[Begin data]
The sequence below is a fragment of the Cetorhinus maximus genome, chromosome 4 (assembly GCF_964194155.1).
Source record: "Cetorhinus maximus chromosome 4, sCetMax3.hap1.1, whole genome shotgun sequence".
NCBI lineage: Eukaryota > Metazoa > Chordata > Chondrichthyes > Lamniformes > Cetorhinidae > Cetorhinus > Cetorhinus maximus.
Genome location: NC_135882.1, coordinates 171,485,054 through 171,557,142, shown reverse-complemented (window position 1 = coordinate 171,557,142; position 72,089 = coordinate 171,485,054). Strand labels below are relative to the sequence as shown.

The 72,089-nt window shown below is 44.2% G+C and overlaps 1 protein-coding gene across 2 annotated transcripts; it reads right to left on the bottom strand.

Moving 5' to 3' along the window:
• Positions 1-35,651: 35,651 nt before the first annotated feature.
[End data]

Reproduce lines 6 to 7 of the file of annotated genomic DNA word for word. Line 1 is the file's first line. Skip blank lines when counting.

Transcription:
Moving 5' to 3' along the window:
• Positions 1-35,651: 35,651 nt before the first annotated feature.